“It’s better than sitting at home fretting,” explained Christine Becker, as she and three other gallant women helped me clear mud and debris from my flooded garage after the hurricane. These women were among the volunteers who flocked to Phoenicia on Friday, September 2, to help with the recovery process in a tremendous outpouring of assistance. Over the weekend, Woodstockers also collected over $15,000 in donations for the relief of Phoenicia.
Everyone in the region was impacted by the hurricane, since we all lost power for a period ranging from two days to a week or more. But people whose homes sustained no damage came from Woodstock, Olive, Saugerties, and Shandaken to help others, some people shoveling dirt from Main Street so the drains would not clog in the predicted rain, some going into homes to help with cleanup.
Notices went out on Facebook and other websites, drawing a crowd of over 150 people. The Phoenicia Rotary Club and the town’s emergency services organized the volunteer effort, setting up a tent on Main Street where people in need of help could sign up, and those ready to work could find assignments. Work crews were assembled, and they spread out on the streets with shovels and particle masks.
The easiest thing to do if you needed help with your home, an organizer pointed out, was to turn to the person next to you. I saw my friend Chris standing there, asked if she wanted to help with the garage, and soon I had a crew of my own.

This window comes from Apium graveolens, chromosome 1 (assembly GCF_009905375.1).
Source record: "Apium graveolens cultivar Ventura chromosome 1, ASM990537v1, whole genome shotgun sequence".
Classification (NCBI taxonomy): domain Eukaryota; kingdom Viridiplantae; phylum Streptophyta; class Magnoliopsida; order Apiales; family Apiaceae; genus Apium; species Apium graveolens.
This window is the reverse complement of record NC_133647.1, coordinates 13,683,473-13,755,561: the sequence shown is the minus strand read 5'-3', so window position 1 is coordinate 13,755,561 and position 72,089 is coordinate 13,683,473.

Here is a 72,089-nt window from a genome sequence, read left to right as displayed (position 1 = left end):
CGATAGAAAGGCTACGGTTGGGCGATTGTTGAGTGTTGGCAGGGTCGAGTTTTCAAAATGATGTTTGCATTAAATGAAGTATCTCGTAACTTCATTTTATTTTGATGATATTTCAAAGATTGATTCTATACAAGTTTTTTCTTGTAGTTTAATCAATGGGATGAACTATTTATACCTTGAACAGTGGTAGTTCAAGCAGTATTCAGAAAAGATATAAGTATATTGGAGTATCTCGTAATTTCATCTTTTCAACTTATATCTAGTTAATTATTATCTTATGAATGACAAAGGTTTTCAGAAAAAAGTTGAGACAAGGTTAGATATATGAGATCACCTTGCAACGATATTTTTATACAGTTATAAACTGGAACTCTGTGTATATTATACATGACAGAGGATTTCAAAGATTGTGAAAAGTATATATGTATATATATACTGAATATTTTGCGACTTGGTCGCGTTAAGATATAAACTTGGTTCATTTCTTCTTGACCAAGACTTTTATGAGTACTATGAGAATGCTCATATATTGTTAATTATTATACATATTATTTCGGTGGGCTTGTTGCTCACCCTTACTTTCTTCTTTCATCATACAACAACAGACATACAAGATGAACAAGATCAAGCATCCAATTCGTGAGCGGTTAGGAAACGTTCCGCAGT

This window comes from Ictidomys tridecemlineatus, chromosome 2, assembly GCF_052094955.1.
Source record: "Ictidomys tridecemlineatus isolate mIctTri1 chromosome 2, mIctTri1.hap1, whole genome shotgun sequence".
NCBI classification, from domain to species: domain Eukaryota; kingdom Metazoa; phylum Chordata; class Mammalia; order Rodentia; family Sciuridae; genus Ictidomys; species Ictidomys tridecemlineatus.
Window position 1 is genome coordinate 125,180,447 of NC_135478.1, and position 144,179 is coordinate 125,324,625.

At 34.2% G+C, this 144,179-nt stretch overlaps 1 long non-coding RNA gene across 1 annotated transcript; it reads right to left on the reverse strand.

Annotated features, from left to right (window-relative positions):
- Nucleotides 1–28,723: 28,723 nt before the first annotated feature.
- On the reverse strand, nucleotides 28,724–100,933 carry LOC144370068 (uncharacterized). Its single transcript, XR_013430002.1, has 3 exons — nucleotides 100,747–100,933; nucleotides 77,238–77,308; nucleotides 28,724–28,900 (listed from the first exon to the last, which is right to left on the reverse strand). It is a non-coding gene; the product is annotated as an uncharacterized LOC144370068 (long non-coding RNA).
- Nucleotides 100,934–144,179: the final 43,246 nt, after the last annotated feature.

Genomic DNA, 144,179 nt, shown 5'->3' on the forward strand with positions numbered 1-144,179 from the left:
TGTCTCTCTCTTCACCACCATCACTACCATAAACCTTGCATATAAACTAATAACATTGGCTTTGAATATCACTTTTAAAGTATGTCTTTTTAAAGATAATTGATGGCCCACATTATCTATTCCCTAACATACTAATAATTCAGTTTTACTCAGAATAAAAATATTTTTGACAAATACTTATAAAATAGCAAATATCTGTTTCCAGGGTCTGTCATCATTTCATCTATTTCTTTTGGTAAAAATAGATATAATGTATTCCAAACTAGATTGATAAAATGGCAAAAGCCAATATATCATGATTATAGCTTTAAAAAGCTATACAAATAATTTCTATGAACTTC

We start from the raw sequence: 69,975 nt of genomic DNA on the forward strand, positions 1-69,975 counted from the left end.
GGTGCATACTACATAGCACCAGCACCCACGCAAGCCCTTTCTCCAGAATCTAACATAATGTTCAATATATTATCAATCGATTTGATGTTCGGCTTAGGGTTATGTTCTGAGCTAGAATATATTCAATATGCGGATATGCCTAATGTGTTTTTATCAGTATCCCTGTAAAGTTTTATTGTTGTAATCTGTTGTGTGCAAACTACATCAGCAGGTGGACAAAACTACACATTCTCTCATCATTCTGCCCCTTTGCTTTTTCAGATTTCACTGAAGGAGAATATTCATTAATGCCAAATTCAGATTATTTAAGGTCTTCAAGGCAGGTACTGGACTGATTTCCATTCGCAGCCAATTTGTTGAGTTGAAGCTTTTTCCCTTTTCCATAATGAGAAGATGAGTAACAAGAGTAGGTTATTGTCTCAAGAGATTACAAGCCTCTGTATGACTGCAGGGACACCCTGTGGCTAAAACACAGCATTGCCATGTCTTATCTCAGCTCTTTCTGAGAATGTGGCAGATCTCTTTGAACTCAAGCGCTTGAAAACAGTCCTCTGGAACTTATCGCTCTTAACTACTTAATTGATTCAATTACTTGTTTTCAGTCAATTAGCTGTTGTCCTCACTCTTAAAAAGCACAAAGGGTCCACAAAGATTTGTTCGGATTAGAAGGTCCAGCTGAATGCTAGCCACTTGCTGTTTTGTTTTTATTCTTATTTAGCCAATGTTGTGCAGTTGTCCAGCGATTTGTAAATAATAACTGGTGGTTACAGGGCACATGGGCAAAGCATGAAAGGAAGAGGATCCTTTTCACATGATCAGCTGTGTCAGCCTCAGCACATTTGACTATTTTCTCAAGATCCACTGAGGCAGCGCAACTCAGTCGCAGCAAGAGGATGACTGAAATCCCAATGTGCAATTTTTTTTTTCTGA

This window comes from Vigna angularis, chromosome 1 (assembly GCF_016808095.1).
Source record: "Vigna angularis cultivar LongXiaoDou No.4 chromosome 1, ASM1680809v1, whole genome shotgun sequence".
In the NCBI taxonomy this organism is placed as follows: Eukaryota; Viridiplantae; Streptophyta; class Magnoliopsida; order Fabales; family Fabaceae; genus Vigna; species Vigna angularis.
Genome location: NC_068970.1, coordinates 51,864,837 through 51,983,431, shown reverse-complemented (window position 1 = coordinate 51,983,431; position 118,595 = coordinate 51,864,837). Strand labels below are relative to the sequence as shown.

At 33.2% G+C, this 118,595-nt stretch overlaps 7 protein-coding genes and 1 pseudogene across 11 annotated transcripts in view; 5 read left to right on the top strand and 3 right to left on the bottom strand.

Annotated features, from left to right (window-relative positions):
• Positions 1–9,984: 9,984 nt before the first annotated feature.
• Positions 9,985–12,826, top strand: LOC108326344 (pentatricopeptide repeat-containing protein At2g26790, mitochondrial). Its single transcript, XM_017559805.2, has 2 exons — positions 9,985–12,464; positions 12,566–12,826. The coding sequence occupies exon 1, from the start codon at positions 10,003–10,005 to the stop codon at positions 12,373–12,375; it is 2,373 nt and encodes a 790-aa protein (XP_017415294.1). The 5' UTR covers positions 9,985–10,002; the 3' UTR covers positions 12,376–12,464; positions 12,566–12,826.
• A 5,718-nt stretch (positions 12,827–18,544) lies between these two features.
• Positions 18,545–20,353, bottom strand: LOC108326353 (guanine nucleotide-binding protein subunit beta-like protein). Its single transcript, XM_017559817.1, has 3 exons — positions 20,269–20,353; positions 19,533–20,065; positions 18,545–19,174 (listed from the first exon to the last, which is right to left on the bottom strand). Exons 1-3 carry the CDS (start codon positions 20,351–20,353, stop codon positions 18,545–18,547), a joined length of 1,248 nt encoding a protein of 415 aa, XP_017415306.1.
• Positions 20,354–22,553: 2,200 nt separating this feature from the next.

The next morning, a tag team of trucks rolled past the house, and four men filled two pickup trucks with the soggy books, papers, and other detritus piled in front of my garage. Two of the men had brought their young daughters, who helped me pack muddy clothing into garbage bags. In half an hour, my driveway was clear. It was like having a pack of angels swoop down.
Many people had more serious problems. Houses along the Esopus in Mount Tremper were shifted off their foundations. Several homes along Route 212 and up the Oliverea Road were inundated, their structure and contents ruined.
Joe and Judy Livoti, who live on Riseley Road in Mount Tremper, were awakened at 6 a.m. on August 29 by the nearby fire siren, which they knew from past experience was a signal to evacuate. They checked the yard and the basement, but everything looked fine. Usually when there’s flooding, says Joe, it comes up the street in front of the house, but around 7 a.m., Judy spotted water seeping into the back yard.
“Within 10 minutes, we were flooded,” recalls Joe. He fired up the generator and extra sump pump he had borrowed, but after five minutes, it couldn’t keep up with the water gushing into the basement.
They called 911, and rescuers came in a pontoon boat with a small motor. They put the bow of the boat on the front porch, and the Livotis had to slide into the boat on their bellies, the dog on their backs. On Route 28, they were picked up by an ambulance and ended up in the Red Cross shelter at Belleayre.
When they returned home, they found a mud line three feet high on the walls, the contents ruined. On Monday, the Rotary sent 30 people over to help empty the house of furniture and debris and carry it away. “It humbles us that all these people have helped us,” says Joe. “They gave out so much love, and we feel so fortunate.”
The foundation of the Livotis’ house was declared sound by a FEMA inspector. Their son, Joe, came from Texas, and a close friend, Judd Eden, came from California to help tear down the walls to the studs. They plan to let the house dry out and then rebuild.